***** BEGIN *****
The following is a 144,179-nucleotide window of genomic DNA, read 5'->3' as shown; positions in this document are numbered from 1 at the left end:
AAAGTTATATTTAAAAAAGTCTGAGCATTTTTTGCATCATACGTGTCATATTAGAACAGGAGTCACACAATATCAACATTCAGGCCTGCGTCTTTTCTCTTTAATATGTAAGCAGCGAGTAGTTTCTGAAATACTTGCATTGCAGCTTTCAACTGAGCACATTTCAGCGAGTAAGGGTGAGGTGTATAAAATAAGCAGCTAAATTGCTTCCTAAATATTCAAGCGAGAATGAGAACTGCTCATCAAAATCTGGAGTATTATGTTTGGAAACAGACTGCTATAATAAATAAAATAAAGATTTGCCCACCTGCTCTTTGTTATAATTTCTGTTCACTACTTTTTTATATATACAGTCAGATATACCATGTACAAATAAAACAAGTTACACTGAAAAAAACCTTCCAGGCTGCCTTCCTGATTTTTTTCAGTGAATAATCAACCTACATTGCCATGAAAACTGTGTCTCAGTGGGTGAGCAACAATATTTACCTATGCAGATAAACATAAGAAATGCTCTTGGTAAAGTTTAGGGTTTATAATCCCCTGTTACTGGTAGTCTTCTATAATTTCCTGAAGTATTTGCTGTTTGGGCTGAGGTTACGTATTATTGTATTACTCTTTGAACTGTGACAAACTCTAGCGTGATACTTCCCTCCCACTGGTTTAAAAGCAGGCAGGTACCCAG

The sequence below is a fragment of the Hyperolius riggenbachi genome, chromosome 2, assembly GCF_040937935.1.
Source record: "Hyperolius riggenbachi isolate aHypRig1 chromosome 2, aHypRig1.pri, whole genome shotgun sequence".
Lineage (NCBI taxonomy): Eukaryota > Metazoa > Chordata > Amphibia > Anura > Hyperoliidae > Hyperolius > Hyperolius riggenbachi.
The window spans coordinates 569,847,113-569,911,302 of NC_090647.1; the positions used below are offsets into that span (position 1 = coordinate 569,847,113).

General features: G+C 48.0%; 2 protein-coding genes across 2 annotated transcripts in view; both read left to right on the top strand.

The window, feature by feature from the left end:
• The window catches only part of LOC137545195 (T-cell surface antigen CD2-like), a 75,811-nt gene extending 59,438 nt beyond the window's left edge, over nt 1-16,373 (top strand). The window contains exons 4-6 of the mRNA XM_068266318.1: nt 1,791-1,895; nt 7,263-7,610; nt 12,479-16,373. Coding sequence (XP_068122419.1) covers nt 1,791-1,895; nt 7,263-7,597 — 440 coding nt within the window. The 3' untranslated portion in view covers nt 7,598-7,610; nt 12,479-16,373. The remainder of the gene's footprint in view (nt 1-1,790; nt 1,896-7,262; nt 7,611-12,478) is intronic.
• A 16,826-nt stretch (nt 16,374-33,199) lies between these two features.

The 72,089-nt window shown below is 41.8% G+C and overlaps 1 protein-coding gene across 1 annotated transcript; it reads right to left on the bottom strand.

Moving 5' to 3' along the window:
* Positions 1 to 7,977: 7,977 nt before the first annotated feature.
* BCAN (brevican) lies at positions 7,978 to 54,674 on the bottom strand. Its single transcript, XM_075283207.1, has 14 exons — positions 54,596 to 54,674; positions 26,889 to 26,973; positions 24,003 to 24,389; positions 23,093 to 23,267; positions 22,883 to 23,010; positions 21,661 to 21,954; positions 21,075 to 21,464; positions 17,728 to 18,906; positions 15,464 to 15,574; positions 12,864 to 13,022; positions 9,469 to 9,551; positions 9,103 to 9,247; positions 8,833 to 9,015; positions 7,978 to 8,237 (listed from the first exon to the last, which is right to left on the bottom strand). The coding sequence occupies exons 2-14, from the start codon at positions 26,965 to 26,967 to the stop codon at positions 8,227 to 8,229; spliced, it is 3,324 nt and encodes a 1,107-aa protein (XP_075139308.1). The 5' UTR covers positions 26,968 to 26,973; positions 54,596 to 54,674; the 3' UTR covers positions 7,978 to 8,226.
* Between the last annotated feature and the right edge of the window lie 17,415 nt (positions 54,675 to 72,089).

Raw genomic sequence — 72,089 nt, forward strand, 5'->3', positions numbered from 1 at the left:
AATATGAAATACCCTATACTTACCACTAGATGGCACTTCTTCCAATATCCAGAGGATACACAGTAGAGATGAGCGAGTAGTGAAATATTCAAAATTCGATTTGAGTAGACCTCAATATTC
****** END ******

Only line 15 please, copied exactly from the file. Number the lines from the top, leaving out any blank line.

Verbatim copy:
* Between the last annotated feature and the right edge of the window lie 17,415 nt (positions 54,675 to 72,089).